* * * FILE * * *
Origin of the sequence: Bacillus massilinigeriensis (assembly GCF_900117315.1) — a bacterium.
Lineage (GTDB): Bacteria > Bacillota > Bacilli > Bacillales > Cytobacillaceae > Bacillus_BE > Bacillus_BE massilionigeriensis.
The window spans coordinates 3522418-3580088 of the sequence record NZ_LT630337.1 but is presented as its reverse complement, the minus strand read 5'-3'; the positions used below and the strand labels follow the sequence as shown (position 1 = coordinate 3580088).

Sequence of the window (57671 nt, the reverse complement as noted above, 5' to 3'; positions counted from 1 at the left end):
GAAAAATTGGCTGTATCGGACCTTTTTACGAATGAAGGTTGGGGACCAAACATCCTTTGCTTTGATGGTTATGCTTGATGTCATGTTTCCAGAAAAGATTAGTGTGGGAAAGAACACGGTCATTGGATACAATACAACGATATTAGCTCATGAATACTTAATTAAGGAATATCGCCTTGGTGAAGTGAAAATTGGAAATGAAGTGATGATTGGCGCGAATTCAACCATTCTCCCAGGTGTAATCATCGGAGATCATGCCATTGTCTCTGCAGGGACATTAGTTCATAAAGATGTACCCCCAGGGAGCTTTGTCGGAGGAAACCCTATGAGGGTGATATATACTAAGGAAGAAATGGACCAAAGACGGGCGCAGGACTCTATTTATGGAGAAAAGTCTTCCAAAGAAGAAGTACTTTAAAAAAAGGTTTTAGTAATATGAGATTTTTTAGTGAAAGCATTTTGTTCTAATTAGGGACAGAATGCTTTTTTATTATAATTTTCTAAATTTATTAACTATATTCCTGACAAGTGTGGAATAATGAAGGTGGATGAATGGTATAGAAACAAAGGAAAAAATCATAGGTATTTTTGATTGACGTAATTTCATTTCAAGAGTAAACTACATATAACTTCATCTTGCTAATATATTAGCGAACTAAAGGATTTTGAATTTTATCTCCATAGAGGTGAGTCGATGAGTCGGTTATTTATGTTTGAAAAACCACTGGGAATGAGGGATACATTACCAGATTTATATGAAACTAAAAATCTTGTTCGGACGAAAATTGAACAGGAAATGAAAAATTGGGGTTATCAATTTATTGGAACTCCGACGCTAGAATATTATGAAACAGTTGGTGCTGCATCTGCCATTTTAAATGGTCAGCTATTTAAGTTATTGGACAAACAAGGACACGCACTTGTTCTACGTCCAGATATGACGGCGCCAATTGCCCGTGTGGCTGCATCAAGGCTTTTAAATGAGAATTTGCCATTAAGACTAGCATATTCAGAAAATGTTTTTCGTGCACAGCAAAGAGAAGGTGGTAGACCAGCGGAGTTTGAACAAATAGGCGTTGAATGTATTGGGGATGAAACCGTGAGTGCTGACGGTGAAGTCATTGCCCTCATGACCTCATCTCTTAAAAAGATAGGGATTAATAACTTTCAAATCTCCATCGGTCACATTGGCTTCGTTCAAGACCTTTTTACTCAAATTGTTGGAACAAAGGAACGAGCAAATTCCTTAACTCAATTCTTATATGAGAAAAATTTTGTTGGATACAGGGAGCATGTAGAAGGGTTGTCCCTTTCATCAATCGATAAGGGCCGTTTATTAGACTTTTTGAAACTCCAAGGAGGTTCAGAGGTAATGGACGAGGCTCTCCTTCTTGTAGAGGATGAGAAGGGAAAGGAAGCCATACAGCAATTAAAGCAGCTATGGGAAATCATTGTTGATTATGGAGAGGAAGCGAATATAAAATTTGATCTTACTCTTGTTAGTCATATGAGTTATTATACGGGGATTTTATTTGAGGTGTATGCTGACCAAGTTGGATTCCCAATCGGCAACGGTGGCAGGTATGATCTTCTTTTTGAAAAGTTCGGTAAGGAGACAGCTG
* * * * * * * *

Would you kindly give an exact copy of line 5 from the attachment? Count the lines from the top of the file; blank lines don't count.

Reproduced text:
GAAAAATTGGCTGTATCGGACCTTTTTACGAATGAAGGTTGGGGACCAAACATCCTTTGCTTTGATGGTTATGCTTGATGTCATGTTTCCAGAAAAGATTAGTGTGGGAAAGAACACGGTCATTGGATACAATACAACGATATTAGCTCATGAATACTTAATTAAGGAATATCGCCTTGGTGAAGTGAAAATTGGAAATGAAGTGATGATTGGCGCGAATTCAACCATTCTCCCAGGTGTAATCATCGGAGATCATGCCATTGTCTCTGCAGGGACATTAGTTCATAAAGATGTACCCCCAGGGAGCTTTGTCGGAGGAAACCCTATGAGGGTGATATATACTAAGGAAGAAATGGACCAAAGACGGGCGCAGGACTCTATTTATGGAGAAAAGTCTTCCAAAGAAGAAGTACTTTAAAAAAAGGTTTTAGTAATATGAGATTTTTTAGTGAAAGCATTTTGTTCTAATTAGGGACAGAATGCTTTTTTATTATAATTTTCTAAATTTATTAACTATATTCCTGACAAGTGTGGAATAATGAAGGTGGATGAATGGTATAGAAACAAAGGAAAAAATCATAGGTATTTTTGATTGACGTAATTTCATTTCAAGAGTAAACTACATATAACTTCATCTTGCTAATATATTAGCGAACTAAAGGATTTTGAATTTTATCTCCATAGAGGTGAGTCGATGAGTCGGTTATTTATGTTTGAAAAACCACTGGGAATGAGGGATACATTACCAGATTTATATGAAACTAAAAATCTTGTTCGGACGAAAATTGAACAGGAAATGAAAAATTGGGGTTATCAATTTATTGGAACTCCGACGCTAGAATATTATGAAACAGTTGGTGCTGCATCTGCCATTTTAAATGGTCAGCTATTTAAGTTATTGGACAAACAAGGACACGCACTTGTTCTACGTCCAGATATGACGGCGCCAATTGCCCGTGTGGCTGCATCAAGGCTTTTAAATGAGAATTTGCCATTAAGACTAGCATATTCAGAAAATGTTTTTCGTGCACAGCAAAGAGAAGGTGGTAGACCAGCGGAGTTTGAACAAATAGGCGTTGAATGTATTGGGGATGAAACCGTGAGTGCTGACGGTGAAGTCATTGCCCTCATGACCTCATCTCTTAAAAAGATAGGGATTAATAACTTTCAAATCTCCATCGGTCACATTGGCTTCGTTCAAGACCTTTTTACTCAAATTGTTGGAACAAAGGAACGAGCAAATTCCTTAACTCAATTCTTATATGAGAAAAATTTTGTTGGATACAGGGAGCATGTAGAAGGGTTGTCCCTTTCATCAATCGATAAGGGCCGTTTATTAGACTTTTTGAAACTCCAAGGAGGTTCAGAGGTAATGGACGAGGCTCTCCTTCTTGTAGAGGATGAGAAGGGAAAGGAAGCCATACAGCAATTAAAGCAGCTATGGGAAATCATTGTTGATTATGGAGAGGAAGCGAATATAAAATTTGATCTTACTCTTGTTAGTCATATGAGTTATTATACGGGGATTTTATTTGAGGTGTATGCTGACCAAGTTGGATTCCCAATCGGCAACGGTGGCAGGTATGATCTTCTTTTTGAAAAGTTCGGTAAGGAGACAGCTG